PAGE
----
Simon Allen

Simon Allen
University of Zurich | UZH · Department of Geography


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I am employed within research groups at both the Universities of Geneva and Zurich, where my projects focus upon the impact of climate change in various high mountain regions of the world. My research activities range from the assessment of flood and mass movement hazards, through to participatory studies engaging with local communities to understands adaptation needs relating to droughts and water scarcity. I have been engaged in various roles with IPCC since 2009.
Additional affiliations
February 2014 - present
University of Zurich
  • Research Associate
November 2009 - February 2014
Universität Bern
  • Science Officer - Intergovernmental Panel on Climate Change
April 2006 - November 2009
University of Canterbury
  • PhD Student


Projects (5)
This project is s result of a multi-year trustful dialogue with countries in Central Asia and tremendous efforts of the UNESCO Almaty Office sciences team (led by Kristine Tovmasyan), who throughout the years followed up with the Adaptation fund secretariat, and the countries’ authorities to make this happen. I would like to also mention the contribution of the Zurich university team of experts (names – Simon Allen, Holger Frey and Christian Huggel), the international experts (names - Susan Legro and Alfred Diebold), as well as regional and local partners - each made its own contribution to the success of this initiative.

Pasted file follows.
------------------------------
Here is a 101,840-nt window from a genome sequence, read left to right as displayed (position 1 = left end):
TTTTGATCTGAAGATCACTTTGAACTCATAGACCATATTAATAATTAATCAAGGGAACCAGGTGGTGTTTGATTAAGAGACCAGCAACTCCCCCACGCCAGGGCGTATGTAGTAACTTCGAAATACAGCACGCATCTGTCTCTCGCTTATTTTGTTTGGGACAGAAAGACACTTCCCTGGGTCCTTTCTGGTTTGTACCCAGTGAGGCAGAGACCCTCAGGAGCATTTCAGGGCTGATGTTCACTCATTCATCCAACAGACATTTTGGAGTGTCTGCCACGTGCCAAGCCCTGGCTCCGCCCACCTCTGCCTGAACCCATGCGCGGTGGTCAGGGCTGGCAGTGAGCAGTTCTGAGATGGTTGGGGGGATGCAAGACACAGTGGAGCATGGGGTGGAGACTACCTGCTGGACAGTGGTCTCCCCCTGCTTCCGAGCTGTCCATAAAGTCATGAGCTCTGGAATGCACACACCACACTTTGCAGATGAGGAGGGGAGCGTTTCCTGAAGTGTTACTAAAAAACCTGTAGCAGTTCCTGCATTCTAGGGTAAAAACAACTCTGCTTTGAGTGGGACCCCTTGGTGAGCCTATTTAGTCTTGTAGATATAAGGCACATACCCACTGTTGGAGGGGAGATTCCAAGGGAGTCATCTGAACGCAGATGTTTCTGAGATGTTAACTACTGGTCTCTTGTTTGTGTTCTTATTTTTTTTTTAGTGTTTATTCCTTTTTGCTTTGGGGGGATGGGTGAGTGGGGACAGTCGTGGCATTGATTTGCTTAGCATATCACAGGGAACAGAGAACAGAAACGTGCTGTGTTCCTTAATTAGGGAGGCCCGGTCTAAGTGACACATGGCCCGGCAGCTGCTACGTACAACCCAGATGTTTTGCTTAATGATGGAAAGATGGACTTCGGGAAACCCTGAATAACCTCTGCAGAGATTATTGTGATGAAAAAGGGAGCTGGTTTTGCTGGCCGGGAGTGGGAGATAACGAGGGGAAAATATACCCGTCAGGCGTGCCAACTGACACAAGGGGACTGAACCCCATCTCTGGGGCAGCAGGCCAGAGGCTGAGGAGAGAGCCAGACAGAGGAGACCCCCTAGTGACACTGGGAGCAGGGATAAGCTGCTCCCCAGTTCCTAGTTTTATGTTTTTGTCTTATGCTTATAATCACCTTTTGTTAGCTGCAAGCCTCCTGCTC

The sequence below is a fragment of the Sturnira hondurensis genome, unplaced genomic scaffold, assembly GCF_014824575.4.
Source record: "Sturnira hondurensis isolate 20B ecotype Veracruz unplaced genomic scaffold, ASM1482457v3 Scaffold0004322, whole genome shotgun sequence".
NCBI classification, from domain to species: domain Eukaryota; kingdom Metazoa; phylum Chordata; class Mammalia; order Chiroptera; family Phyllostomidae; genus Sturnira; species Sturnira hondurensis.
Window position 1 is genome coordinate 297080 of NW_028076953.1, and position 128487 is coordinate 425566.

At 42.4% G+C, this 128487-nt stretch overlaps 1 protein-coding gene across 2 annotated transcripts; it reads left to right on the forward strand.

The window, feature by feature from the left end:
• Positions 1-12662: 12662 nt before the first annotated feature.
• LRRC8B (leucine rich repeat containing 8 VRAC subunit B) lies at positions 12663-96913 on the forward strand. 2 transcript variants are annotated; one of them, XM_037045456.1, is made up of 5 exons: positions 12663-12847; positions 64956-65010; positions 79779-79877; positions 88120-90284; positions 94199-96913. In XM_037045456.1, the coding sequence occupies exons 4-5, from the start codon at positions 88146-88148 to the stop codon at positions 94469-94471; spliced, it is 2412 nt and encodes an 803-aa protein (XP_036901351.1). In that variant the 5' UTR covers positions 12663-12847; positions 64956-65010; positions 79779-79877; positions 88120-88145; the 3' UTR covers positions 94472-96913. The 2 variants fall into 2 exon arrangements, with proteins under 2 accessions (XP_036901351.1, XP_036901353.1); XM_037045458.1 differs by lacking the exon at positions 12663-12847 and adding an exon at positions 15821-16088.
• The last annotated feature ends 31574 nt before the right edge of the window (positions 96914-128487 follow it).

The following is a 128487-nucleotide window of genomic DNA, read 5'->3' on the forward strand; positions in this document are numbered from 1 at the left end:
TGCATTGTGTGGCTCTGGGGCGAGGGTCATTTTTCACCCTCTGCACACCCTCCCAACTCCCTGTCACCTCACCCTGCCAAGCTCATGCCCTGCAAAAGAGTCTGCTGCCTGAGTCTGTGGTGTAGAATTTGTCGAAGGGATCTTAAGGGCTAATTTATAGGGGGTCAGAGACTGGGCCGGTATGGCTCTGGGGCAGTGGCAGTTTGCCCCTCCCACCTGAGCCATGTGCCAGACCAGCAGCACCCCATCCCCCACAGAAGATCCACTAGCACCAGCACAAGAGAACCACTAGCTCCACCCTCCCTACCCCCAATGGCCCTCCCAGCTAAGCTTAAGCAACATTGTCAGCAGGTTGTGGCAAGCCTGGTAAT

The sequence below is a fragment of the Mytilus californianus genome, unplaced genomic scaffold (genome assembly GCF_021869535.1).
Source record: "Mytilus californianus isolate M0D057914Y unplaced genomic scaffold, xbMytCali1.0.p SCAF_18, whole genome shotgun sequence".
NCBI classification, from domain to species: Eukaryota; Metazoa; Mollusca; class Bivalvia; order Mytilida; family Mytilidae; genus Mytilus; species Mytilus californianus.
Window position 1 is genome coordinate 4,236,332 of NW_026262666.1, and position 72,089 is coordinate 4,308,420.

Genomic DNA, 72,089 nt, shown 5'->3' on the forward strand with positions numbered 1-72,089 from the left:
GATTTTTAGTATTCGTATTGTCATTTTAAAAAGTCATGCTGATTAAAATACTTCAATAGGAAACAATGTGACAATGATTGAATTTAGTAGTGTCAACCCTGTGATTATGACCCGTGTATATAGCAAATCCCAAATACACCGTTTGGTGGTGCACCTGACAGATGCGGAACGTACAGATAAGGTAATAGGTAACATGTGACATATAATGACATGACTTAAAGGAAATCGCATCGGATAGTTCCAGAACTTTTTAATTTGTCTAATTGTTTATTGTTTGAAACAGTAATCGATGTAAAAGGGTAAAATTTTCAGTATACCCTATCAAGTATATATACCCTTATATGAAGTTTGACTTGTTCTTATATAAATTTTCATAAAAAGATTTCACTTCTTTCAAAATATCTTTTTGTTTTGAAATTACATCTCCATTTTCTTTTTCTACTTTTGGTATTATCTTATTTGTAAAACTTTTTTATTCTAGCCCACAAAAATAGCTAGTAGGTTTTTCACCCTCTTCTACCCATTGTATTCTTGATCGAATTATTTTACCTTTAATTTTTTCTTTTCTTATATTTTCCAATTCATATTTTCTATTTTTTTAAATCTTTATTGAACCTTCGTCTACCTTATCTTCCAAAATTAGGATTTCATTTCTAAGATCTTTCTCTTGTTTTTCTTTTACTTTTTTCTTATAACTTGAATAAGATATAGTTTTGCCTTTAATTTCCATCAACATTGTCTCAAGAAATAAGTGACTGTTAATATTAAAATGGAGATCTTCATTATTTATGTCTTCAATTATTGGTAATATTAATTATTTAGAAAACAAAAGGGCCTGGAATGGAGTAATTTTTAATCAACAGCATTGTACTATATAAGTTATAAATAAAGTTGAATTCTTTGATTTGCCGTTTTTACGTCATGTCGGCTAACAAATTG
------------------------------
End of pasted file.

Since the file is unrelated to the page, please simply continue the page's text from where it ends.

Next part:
Dear colleagues, we cordially invite you to the take part in the upcoming first global conference and workshop on glacial lake outburst floods organised under the patronage of Glacier and Permafrost Hazards in Mountains (GAPHAZ) standing group Objectives: - Exchange the latest knowledge in GLOF research - Facilitate networking and coordination of effort in GLOF research - Initiate and stimulate discussion on challenges and ways forward For details and updates see:
The Adaptation at Altitude programme seeks to increase the resilience and adaptive capacity of mountain communities and ecosystems to climate change by: • Improving the knowledge of appropriate climate change adaptation strategies in the mountains • Transferring that knowledge through science–policy platforms to inform decision-making in national, regional and global policy processes Adaptation at Altitude will foster exchange among the mountain areas of the world and seek short- and long-term solutions to the problems arising from climate change.